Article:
Does high performance justify allowing bad behavior? A resounding “NO” just came out of Uber’s Board of Directors who finally began to address the reported sexual harassment, gender bias, anti-diversity, and other inappropriate acts that have been part of Uber and largely ignored by top management.

As Uber grew from its founding in 2009 to become a $70B company, operating in over 70 countries, reports came out little by little that bad behavior was not only tolerated but ignored, covered up, and even encouraged in their culture. With a recent blog post by an ex-employee, the flood gates opened and more employees came forward to shine a light on the extremely negative culture and practices within Uber.

The biggest challenge corporations face is to create work environments and methods that allow individuals and teams to contribute and express the best of their thinking and effort. And, for those environments to translate into business results for the long term.

So, why can such a negative culture happen and still deliver great performance? And how can a company cultivate and guard an excellent culture? It starts at the top and is sustained through buy-in and action of all levels. As with the CEO of Uber, culture is first mandated and demonstrated at the top. It is made up of a whole dashboard of practices, policies and conversations that signal to the rest of the company what is important and not important.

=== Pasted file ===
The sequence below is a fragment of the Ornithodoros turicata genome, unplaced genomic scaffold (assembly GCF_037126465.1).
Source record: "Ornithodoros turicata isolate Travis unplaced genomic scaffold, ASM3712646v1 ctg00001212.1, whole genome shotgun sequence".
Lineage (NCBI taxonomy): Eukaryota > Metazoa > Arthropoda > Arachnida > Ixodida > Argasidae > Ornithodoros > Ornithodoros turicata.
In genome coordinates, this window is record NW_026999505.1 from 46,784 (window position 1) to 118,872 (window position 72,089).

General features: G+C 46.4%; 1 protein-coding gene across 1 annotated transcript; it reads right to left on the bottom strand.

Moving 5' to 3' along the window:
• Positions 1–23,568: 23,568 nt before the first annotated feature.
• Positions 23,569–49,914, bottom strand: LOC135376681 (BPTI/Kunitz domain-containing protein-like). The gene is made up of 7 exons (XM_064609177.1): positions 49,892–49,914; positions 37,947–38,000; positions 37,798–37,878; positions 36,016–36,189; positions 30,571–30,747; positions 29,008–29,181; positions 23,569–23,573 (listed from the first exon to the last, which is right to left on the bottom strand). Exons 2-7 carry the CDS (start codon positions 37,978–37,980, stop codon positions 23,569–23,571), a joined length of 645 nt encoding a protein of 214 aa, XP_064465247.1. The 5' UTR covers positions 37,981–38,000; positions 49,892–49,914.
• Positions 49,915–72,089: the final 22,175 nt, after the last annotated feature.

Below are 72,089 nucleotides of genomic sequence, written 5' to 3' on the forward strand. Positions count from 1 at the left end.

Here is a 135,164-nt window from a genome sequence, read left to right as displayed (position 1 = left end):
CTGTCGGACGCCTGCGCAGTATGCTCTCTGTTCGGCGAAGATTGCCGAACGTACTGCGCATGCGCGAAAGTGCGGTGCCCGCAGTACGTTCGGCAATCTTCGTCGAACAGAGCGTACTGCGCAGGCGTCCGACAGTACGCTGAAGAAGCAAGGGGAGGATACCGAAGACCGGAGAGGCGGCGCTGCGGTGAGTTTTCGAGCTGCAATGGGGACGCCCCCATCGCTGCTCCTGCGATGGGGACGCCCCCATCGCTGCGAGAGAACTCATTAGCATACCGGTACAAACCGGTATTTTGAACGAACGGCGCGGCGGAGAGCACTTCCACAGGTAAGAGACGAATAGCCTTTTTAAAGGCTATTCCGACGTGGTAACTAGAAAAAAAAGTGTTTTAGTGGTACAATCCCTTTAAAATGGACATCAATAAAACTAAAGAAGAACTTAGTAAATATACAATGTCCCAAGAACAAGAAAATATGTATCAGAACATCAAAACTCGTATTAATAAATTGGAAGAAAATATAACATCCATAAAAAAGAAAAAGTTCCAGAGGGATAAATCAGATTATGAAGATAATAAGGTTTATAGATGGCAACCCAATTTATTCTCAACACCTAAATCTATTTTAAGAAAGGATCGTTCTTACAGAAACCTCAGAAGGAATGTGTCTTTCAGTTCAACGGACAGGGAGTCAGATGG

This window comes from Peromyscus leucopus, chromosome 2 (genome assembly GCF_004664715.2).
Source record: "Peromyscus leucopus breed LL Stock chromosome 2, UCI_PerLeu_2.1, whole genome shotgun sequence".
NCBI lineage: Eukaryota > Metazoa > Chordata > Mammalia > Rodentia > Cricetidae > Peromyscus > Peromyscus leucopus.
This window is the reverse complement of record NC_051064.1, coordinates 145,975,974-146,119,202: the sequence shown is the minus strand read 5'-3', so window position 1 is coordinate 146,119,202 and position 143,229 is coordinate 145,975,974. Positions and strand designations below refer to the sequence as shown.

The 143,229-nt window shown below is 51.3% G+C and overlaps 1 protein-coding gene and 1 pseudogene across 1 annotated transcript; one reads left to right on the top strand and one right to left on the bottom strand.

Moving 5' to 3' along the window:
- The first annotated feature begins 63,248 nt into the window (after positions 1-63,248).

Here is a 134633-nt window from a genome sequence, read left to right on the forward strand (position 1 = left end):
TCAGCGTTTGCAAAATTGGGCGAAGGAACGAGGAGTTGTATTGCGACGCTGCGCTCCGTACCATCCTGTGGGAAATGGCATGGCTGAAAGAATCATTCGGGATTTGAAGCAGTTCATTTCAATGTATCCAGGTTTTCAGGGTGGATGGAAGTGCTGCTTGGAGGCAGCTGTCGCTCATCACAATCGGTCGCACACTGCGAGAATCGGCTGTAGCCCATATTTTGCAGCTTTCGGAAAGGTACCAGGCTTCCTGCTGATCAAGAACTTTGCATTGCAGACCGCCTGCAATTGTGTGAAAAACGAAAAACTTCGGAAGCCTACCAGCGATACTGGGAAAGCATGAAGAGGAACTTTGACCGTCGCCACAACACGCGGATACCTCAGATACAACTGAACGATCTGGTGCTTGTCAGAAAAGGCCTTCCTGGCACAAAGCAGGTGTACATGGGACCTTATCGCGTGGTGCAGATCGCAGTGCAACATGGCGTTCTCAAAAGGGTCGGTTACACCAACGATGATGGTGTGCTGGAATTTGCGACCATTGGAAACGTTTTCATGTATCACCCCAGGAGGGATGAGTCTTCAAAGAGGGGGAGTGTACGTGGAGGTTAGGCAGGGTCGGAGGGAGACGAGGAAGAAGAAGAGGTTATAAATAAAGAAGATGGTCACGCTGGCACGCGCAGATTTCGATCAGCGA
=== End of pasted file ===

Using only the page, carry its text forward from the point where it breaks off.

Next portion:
The culture of an enterprise tells people how to be successful, what they should do, and how to do it. It tells them what is possible and what must be rejected. Unfortunately, many companies have cultivated a very negative culture like Uber is facing or at best, they have undertaken culture initiatives which merely result in new vision and values placards in each conference room. Getting it right at the top includes creating practices and principles that enable the rest of the company to think, act and perform in their jobs every day. As well as warning signals for when it is going in the wrong direction.

Uber demonstrated how allowing a negative culture that lacks integrity can begin to allow turnover of employees, encroachment of the competition, and a slide in productivity, simply because people are not focused on a broad purpose or vision that includes doing the right thing.

An example of a company doing the right thing and getting the results is Southwest Airlines.

Their key to long-term enterprise success has been to decisively shape the culture as a key access point to big and lasting results.

How can you as a leader drive a right and intentional culture? Set your course for these elements of culture:

  • Language and the kinds of conversations that are had and encouraged
  • Customer orientation
  • What is valued in everyday operations
  • Accountability and responsibility
  • Traditions, rituals, heroes, legends, and artifacts
  • Leadership dynamics
  • Unwritten rules for success
  • Decision rights and processes
  • Legacy

If a company endeavors to address these elements, they can have a great culture that sustains and drives high performance for many years.

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